Now the end of the academic year is approaching, our student placements for 2016/7 have been completing their projects with us in Heritage Quay. We’ve had four placement students this year who have come to us as part of their courses, three from History (Colette, Todd and Jessica), one from English (Daniel). They’ve been working on a diverse range of collections from politics to music to Rugby League. They’ve also helped us on a special research project to investigate ways we might continue to host our exhibitions in the digital world once we’ve changed over the physical cases in Heritage Quay to the next exhibition! But more on that in the next few months!
To round off their time we’ve us, we’ve asked them each to sum up their experiences working with Heritage Quay – What they’ve done, what they’ve enjoyed and what has surprised or interested them. Here are their responses:
I consider my time on placement at Heritage Quay as invaluable. Over the months that I was there, I contributed to the organisation of the Labour Party collection which needed sorting and cataloguing. The collection was wide ranging in the types of document and information it held, and I found this very interesting and helped keep me engaged in the topic. Not only was this work intriguing for me on a personal level, but it also provided me with skills that I could transfer into my studies as a history student. The staff at Heritage Quay are what made my experience there so positive and enjoyable. They were always eager to help and provide extra information about areas of the collection, and it is through their enthusiasm that pushed me to consider a role within an archive environment as a pathway after my graduation.
As part of my work placement in Heritage Quay I wrote descriptions for all of the scrapbooks in the Rugby League Tom Longworth collection. The descriptions that I wrote were then added to the online catalogue for the public to view. The work was quite repetitive but there were moments when I found some quite entertaining articles in the scrapbooks. For example, there was one that stated that a woman ran on to the pitch and started beating some players with her umbrella because they were fighting ‘her players’. The article included a photograph of her being dragged away by the police and a comment that she had previously run on to the pitch wielding a handbag! I also worked with some school groups that came in for outreach events which is something I didn’t expect in an archive. These events were fun to take part in and the children seemed to really enjoy them.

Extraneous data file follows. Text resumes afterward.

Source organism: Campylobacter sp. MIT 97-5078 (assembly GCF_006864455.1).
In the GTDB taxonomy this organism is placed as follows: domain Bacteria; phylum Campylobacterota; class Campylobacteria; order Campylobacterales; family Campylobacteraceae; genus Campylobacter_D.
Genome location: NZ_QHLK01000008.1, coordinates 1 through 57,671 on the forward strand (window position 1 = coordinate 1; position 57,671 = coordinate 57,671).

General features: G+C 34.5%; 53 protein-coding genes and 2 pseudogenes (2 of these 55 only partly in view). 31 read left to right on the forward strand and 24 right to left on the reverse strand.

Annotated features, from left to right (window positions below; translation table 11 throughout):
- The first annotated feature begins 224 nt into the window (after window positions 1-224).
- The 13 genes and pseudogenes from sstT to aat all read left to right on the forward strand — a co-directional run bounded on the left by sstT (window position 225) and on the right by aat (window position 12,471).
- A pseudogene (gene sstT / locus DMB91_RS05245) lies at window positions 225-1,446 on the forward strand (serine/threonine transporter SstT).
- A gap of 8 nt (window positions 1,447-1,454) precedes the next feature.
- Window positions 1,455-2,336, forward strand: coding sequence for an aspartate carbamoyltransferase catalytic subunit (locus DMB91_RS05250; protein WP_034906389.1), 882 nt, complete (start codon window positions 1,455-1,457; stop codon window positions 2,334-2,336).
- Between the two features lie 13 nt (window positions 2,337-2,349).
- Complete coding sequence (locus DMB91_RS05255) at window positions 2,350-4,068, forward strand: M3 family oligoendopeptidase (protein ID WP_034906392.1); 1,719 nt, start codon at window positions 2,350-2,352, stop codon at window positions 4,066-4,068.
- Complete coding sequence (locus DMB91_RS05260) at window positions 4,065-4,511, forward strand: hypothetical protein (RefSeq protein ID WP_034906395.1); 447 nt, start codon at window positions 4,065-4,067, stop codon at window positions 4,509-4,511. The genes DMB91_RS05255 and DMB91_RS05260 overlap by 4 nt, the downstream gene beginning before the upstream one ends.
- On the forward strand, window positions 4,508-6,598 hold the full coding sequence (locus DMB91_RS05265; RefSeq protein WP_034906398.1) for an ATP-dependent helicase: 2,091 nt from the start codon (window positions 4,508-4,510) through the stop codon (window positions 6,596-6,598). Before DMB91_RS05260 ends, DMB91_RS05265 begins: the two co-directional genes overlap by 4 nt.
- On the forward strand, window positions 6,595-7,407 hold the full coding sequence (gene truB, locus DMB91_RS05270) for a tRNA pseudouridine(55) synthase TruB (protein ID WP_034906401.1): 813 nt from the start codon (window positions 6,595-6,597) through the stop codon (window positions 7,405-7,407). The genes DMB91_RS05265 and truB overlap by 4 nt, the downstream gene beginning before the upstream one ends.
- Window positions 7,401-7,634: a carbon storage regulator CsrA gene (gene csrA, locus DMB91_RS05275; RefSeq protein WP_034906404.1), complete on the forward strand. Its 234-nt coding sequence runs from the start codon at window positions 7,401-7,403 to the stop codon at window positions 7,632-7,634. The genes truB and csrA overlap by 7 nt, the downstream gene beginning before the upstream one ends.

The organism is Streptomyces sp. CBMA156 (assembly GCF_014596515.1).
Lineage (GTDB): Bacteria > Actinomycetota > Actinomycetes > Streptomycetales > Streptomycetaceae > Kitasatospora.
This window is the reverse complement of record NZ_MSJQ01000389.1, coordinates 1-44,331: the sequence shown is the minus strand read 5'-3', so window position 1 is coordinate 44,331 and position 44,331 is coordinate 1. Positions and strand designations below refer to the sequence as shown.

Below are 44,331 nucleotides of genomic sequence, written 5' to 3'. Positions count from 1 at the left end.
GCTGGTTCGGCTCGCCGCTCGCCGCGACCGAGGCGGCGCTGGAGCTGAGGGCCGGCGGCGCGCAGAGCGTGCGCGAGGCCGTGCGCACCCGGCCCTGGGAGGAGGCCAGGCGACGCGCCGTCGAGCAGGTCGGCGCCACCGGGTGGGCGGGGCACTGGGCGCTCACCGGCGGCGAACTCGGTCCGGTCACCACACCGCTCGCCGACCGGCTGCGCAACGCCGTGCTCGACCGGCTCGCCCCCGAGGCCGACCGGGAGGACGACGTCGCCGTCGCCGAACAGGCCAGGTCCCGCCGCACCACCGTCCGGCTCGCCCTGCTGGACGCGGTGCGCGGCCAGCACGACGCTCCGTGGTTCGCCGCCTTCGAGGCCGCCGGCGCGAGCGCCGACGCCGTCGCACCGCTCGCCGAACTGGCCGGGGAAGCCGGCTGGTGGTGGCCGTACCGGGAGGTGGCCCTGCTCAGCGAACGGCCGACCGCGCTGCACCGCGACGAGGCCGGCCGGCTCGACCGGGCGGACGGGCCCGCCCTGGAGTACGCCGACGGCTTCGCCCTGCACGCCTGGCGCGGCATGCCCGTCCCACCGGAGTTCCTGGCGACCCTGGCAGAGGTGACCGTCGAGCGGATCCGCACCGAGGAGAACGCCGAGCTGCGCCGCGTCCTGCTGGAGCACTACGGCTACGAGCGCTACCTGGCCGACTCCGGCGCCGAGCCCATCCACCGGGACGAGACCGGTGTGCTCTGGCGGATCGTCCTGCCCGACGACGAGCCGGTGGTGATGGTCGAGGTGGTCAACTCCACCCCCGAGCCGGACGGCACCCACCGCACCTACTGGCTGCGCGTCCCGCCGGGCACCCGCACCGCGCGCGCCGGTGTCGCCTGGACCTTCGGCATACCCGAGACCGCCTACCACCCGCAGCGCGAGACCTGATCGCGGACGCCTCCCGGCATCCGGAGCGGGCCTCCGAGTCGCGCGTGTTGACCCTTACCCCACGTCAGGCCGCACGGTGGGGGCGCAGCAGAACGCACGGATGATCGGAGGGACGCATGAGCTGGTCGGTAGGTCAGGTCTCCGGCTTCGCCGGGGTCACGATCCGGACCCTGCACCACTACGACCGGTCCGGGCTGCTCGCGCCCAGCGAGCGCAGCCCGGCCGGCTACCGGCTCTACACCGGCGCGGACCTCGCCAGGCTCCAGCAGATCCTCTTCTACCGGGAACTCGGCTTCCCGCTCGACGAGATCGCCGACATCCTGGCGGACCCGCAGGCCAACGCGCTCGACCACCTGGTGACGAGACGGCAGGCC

When most people think of an archive they would imagine a dark dingy space filled with old books and documents that sit there collecting dust being guarded by an old professor who keeps it locked away from the rest of the world. While this may be the case on a very small scale (personal archives) it cannot be said to be true of the large majority of British archives, certainly not of Heritage Quay! During my time as an archive volunteer at Heritage Quay I was able to gain an understanding of how the archive runs and I can confirm it is a place of wonderment – constantly progressing – using the latest technology to help conserve our history and finding new ways to engage the public. During my work placement, I personally worked on the British Music Collection (BMC) which was a vast collection focusing on British contemporary music. The collection includes music scores, (vinyl) records, audio recordings, music programmes, VHS tapes, and much more! During my allotted 75 hours I helped to put together a reliable database for the BMC VHS tapes, catalogued various other items such as composer files, added new items to the collection, repackaged items so that they were well conserved and helped out on a public event. I thoroughly enjoyed my experience and it has helped me to consider a career in archiving as it provides a vast path of choices- there is always something to do!
As part of their research project, we asked them to provide some extra content for our campus trail, which is due to launch shortly with community group Discover Huddersfield. You can view their HistoryPin tour below, and Daniel uses his blog to discuss how useful a tool HistoryPin is for showcasing archives and the built environment:
I have taken care of three places for the online exhibition: Joseph Priestley’s building, St Paul’s Hall and the University Entrance. During the years these have changed significantly, be it in their use or in their looks. It is important to save these changes for the knowledge-hungry people and Historypin was our tool to go during that endeavour. It has a multitude of fancy and interesting options and is really easy to use. Have you ever wondered how did the university build itself over time? With Historypin you can see which buildings are the oldest.
If you’re a student at the University of Huddersfield, keep your eyes open for more adverts for student placements next academic year on the e-placements website!